THE BORROWER by Rebecca Makkai
Lucy never planned on becoming a children’s librarian. It was simply a job that she found after college–and not an overwhelmingly satisfying one. She has to deal with the incompetence of her boss and coworkers, with librarian stereotypes that kill her hopes for a social life, and with overbearing parents like Janet Drake. But it is Janet’s ten-year-old son Ian who makes Lucy’s job worthwhile. Despite the restrictions his mother attempts to place on his reading–no magic, no weapons, no theory of evolution–Ian always seems to sneak some great books past her, with Lucy’s help. But when Lucy discovers that Ian’s parents have enrolled him in a Christian camp to “correct” homosexual tendencies, she feels she must do more to help her young friend–whether he knows he needs her help or not. When Ian wants to run away, she gets into the car with him without really thinking through the consequences. They don’t have any real direction as they drive. They both simply know they want to escape from something.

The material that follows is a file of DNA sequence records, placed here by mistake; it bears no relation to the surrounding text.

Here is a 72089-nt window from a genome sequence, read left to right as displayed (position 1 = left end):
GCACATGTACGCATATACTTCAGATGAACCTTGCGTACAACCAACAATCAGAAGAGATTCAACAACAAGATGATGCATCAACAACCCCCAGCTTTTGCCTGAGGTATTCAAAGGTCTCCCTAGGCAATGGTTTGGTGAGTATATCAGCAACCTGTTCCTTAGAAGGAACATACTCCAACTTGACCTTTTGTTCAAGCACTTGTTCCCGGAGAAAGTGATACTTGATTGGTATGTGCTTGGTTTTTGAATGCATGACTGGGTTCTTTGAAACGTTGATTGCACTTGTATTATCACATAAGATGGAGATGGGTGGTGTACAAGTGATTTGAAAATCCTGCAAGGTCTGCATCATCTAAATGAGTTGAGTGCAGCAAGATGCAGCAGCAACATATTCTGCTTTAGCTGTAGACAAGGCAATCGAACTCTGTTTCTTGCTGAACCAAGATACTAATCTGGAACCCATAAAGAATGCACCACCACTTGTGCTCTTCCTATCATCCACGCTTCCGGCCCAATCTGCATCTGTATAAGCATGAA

This book was not my favorite. I think part of my problem with it is that I am a librarian and therefore found myself getting frustrated with the way the protagonist handled situations. I also sometimes worry that there is a public perception that when librarians defend “Intellectual Freedom,” what they are actually hoping to do is promote particular political and social agendas to children behind their parents’ backs–which is a false characterization of this policy in real life, but unfortunately true of the protagonist in this novel. If this were merely an extreme fiction, or if all of the protagonists actions were supposed to be morally questionable, I would find this less troubling. But it is difficult to pinpoint the line between actions the author sanctions and those we should be troubled by. Makkai consciously draws Lolita parallels throughout, but we are not supposed to see Lucy as a female Humbert. Some of Lucy’s actions which seem questionable to me are portrayed as positive: kidnapping = bad, but lying to parents and slipping children secret messages in the pages of seemingly innocuous books = good.
Of course what all of these unsettling issues add up to is a thought-provoking novel. I expect that it would be more enjoyable to someone who is not concerned about how it might reinforce misconceptions about the profession of librarianship, and to someone who has more patience for philosophical road trip novels than I do.